California’s water agency has announced it may for the first time be unable to deliver water to local agencies, amid a worsening drought.
Two-thirds of state residents and 1m acres (404,500 hectares) of farmland get part or all of their drinking and irrigation supplies from the agency.
A state-wide drought was declared earlier this month, as the largest reservoirs sank to record low levels.
Forecasters have warned 2014 could be California’s driest year on record.
The extreme conditions have already caused a wildfire that destroyed homes in the Los Angeles area.
Previous extremely dry years led to catastrophic wildfire seasons in California in 2003 and 2007.
‘Drought is real’
It is the first time in the water agency’s history that it has predicted a so-called “zero allocation”, which will affect around 25m people.
State governor Jerry Brown said the announcement was a “stark reminder that California’s drought is real”.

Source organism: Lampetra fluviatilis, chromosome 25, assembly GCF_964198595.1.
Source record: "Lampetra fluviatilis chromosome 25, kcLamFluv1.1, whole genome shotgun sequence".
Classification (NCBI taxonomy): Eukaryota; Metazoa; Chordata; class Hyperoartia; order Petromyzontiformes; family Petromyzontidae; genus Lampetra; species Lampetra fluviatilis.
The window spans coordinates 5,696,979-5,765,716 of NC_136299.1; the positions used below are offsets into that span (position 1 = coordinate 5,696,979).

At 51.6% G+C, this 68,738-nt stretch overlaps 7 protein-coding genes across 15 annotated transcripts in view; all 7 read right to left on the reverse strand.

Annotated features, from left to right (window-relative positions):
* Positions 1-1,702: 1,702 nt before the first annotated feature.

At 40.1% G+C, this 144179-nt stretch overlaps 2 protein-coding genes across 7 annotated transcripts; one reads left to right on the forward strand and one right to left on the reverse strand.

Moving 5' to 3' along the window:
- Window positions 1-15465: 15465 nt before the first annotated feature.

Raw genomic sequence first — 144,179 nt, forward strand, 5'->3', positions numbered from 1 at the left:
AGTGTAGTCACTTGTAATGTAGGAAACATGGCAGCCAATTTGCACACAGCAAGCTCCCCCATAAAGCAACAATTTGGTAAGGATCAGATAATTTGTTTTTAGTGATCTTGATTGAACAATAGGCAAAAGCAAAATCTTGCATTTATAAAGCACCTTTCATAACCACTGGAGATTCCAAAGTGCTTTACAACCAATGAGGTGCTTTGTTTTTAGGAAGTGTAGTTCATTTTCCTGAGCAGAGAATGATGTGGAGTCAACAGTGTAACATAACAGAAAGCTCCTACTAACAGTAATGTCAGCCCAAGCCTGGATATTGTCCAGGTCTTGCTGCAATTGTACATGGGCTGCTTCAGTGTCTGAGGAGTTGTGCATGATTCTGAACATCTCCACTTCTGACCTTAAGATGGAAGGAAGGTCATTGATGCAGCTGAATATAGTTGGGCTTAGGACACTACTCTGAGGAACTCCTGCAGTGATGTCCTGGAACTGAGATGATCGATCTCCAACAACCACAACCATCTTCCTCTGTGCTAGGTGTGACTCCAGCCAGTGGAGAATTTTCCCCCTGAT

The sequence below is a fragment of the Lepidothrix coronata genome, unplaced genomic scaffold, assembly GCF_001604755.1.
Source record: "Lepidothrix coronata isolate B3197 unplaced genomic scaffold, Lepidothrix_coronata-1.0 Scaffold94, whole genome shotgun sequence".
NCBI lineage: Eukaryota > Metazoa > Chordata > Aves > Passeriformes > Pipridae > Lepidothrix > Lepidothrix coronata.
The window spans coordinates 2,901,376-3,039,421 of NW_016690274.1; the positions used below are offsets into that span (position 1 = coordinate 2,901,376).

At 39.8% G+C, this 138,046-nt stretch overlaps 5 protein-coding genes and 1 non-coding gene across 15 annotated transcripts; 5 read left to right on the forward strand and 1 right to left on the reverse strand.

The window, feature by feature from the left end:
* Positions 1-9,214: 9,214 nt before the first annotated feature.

He urged residents to conserve water, suggesting they avoid flushing toilets unnecessarily and to turn off the tap while shaving.
Meanwhile a spokesman for the state’s farming federation called the news “a terrible blow”.
The water originates from the Sacramento-San Joaquin River Delta.
It is delivered to local agencies via a vast network of reservoirs, pipelines, aqueducts and pumping stations.
The 29 agencies that draw from the state’s water-delivery system have other sources, Associated Press reports, although these too have been badly hit.